I am still depending on the release of funds from projects and research agencies in order to plan these activities. I would like to attend the OpenFOAM Workshop to keep up to date with recent news and developments. In addition, I would like to attend the next Pointwise User Group Meeting.

Also, I have gathered a team to organize the Brazilian OpenFOAM User Group Meeting in 2017 which will take place in Rio de Janeiro. I am on the organizing committee of Brazilian Congress of Computational Fluid Dynamics (CBCFD) and we will start to organize the congress this year, despite happening in 2018. If you want to know how the 2016 edition was, click here.

What do you do outside the world of CFD?

Besides the CFD world, I enjoy spending time with my family and friends. My mother lives close so I visit her very often. I also enjoy taking a long walk with my dog, Sherlock, and my wife. Rio de Janeiro is a wonderful city and the weather is perfect for outside activities.

I have been a video game fan since I was a boy. Considering this, I have evolved from an Atari system to PS3. Even so, I am so busy at the moment that there is a long period of time when I don’t play anything. I consider an exception only when my goddaughter visits me. She enjoys playing PS3 games and wants (requires) me to play with her. During some pauses, I usually play indie games on iOS.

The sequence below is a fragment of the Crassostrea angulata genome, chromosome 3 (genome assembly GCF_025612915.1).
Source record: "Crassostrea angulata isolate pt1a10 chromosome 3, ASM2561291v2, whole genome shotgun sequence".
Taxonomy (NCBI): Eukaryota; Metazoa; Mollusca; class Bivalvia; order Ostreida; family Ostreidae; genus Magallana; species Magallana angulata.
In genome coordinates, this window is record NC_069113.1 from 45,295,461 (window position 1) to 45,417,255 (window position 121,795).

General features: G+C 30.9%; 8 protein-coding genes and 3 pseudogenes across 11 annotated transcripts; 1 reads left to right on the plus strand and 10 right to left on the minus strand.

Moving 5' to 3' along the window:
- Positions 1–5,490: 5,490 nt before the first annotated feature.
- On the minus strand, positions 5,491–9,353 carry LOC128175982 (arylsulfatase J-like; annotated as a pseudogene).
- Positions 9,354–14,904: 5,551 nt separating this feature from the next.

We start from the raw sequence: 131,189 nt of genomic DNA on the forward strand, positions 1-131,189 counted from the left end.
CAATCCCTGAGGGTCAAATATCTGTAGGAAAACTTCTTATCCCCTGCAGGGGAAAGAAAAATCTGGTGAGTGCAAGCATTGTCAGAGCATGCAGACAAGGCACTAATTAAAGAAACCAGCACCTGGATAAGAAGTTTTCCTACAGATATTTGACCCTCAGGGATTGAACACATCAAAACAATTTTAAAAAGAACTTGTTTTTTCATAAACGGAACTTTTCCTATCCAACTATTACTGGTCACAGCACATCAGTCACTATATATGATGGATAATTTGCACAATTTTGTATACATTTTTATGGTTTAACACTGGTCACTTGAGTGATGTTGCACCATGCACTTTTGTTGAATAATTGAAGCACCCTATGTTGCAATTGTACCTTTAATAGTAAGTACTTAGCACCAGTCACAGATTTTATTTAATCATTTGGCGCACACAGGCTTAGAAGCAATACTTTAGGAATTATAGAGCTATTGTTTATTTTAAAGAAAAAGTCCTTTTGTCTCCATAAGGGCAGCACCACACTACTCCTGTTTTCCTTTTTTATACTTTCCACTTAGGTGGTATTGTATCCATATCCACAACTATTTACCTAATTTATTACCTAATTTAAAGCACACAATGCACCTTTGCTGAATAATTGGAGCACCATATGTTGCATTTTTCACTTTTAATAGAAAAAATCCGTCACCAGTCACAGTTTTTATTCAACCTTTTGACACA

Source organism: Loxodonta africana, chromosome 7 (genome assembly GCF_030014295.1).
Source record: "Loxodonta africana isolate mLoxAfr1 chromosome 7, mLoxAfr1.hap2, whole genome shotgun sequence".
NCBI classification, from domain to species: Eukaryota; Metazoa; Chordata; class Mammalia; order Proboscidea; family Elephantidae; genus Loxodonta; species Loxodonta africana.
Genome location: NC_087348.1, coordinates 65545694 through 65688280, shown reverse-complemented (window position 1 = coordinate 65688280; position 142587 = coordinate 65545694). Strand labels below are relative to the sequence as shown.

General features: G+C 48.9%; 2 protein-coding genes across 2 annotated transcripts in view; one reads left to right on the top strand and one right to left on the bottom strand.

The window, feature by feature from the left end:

I have a collection of TV series and movies to watch on Netflix. I usually like to watch all seasons/episodes of each TV show at a time, but recently I have been breaking this rule. I am following Neil deGrasse Tyson in Cosmos and watching the last season of Black Mirror. In addition, I am also watching the Sherlock TV series. And before you ask, no, I am not following the Game of Thrones series. Instead, I am reading the fourth book of the collection.

Speaking of which, I also have a book collection. Most are historical romances, such as The Pillars of the Earth and Saxon Chronicles, but recently I have been interested in science history and scientific facts about unsolved mysteries.